Tuesday, May 7, 2013

Ms. & Mr. Electorate, Tear Down this Navel Blockade!

Commentary by Roger Erickson

102 Years On, Still Shocked by the Dirt in Our Blatantly Obvious Navels.

We now have ~315 million people in the USA, essentially sitting in the evolutionary road, watching strutting buffoons discuss whether we are an "outie"-culture, or an "innie"-culture. For Pete's sake! How about more action, and less pondering of navel theory?

Do we need more or even better economics? How about LESS - or even no field of economics at all? How should we approach this question? Instead of more data, let's start with context.

For example. In 1911, we had the Triangle Shirtwaist Factory fire that killed over 100 American women, and led to formation of the International Ladies' Garment Workers' Union.

In 2013, Canadians as well as Americans are "shocked" to hear that over 700 women garment workers died when an entire, 8 story sweathouse collapsed in Dhaka, Bangladesh. Where's the ILGWU now? No one could have possibly predicted this? Certainly not our entire collection of Nobel Prize winning - or even Harvard tenured - economists! Was our perception of both human rights and our own context outsourced along with the sweat? There's a real question lurking behind these events. In the process of over-pondering economics, have we delegated exploration of our real options to wonks with no relevant imagination whatsoever? It's not just that none of us are as smart as all of us, none of us has as much imagination as all of us!

What's changed in 102 years? Have the atrocities just moved from a local garment district to one far enough away to be out of sight and out of mind?

One perspective on all of this is that we've been going sideways for a long time, and have gotten bogged down in endlessly discussing economic data about HOW we are doing necessary but not sufficient things, rather than keeping our eyes on the prize of NEW OUTCOMES that we would like to achieve - and are perfectly capable of achieving. How about No National Options Left Unexplored?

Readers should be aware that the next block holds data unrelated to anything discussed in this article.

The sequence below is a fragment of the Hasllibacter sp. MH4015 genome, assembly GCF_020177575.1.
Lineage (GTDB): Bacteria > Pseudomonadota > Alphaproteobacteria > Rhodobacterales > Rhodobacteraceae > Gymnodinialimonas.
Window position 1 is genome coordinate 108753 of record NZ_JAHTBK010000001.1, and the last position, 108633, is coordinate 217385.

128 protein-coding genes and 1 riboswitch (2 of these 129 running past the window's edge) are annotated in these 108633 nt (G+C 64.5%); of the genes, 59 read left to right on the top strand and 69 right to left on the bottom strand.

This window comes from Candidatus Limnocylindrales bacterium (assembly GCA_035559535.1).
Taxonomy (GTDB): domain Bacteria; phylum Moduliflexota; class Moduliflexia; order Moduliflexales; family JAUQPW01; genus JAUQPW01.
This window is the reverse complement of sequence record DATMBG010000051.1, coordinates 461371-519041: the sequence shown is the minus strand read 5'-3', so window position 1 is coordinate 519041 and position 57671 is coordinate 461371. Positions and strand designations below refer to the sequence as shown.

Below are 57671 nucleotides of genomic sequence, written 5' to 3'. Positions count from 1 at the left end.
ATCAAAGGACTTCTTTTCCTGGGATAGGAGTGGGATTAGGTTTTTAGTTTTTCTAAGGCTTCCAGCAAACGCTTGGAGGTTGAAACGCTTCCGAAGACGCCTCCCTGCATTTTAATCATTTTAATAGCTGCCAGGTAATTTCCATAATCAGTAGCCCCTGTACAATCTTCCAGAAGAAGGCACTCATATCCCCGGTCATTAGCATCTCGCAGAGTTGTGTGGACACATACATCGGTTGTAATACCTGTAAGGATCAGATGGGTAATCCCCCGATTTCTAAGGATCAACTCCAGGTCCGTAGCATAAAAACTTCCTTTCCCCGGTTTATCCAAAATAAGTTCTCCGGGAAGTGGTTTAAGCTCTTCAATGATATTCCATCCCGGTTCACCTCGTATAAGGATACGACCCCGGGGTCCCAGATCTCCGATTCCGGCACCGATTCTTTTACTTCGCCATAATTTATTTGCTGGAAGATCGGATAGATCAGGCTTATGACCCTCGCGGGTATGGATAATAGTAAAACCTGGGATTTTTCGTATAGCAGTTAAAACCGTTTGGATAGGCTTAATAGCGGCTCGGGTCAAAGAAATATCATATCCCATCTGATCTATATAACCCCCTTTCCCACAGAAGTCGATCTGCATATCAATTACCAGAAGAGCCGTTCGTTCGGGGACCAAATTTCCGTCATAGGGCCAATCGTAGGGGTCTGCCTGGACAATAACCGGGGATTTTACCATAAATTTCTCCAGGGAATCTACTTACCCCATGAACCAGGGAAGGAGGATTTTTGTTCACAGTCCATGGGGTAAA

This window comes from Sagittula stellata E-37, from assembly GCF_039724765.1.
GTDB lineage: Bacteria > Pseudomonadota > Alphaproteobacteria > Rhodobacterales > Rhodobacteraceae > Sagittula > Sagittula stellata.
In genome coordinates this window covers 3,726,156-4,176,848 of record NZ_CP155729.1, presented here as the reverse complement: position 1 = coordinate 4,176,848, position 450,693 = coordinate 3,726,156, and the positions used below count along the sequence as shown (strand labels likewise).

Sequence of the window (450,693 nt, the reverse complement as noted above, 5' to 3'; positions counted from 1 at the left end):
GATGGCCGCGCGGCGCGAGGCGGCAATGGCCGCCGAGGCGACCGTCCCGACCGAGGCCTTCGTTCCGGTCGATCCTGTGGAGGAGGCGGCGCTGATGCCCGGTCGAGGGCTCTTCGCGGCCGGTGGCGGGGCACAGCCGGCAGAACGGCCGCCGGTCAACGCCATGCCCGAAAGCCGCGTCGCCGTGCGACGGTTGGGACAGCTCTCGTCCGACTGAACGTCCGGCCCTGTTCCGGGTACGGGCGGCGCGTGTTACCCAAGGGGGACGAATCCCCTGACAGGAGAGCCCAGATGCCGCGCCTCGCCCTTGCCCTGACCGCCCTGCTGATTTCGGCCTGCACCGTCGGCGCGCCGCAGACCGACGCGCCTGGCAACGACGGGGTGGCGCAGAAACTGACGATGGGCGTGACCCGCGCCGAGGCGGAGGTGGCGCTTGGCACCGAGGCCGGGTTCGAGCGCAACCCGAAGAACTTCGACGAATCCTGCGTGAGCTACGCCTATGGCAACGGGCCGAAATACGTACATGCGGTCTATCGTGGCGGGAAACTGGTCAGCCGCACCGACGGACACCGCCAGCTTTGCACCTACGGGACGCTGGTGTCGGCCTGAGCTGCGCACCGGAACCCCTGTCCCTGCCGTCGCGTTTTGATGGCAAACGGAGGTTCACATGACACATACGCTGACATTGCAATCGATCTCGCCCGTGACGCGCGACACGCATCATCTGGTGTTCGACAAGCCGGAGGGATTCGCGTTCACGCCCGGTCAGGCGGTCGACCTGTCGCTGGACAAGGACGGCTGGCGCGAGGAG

In the process, we could do our experiments on the 1%, rather than on the 99%. If it were up to me personally to be in charge if managing national risk and uncertainty, I could imagine different risks worth taking. Say, audacious experiments like closing down Wall St. and the Fed altogether, refunding NASA etc 10-fold, gutting FICA and personal income taxes, increasing many tariffs, requiring universal broadband 10x faster than Korea's, and holding yearly competitions on "US Outcomes Worth Creating (not Bombing)." Why not shoot even higher? A Google in every state, and 2 Apples in every garage. Make it our national motto? How about no goal left unachieved? Then we really could have no child left behind, but that would occur as an unquestioned given, completely incidental to our audacious goals, rather than as something micromanaged to form over function.

Yet here we sit. Supposedly shocked. Instead of breakneck exploration of our options, we have "distinguished" economists discussing the Failure of Macroeconomics and Monetary Policy, and saying that we need a "theory of credit." Auuuuuuugh!!! Why not LESS theory of economics? Not more! Take my Keynes ... please! Give me my Marriner Eccles back! Less book, more do.

Why not just follow the emerging operations, like we've done for 200,000 years? Bumblebees don't have a theory of wing flapping. No system has ever evolved by knowledge or theory alone. Only by realtime discovery & SELECTION. Theory, by definition, follows rather than leads - and clarifies where we've been, NOT where we can go, or where we are going. If we had any predictive power, we wouldn't NEED to discover or do anything. We could just theorize.

Evolution occurs by massively parallel trial and error. Too much economic theory - navel gazing - is part of the latter. Emerging operations are the trials that explore our constantly expanding options.

More operations, less waiting on theory. Ms. & Mr. Electorate, tear down this Navel Blockade! Just quit listening. And go back to work.

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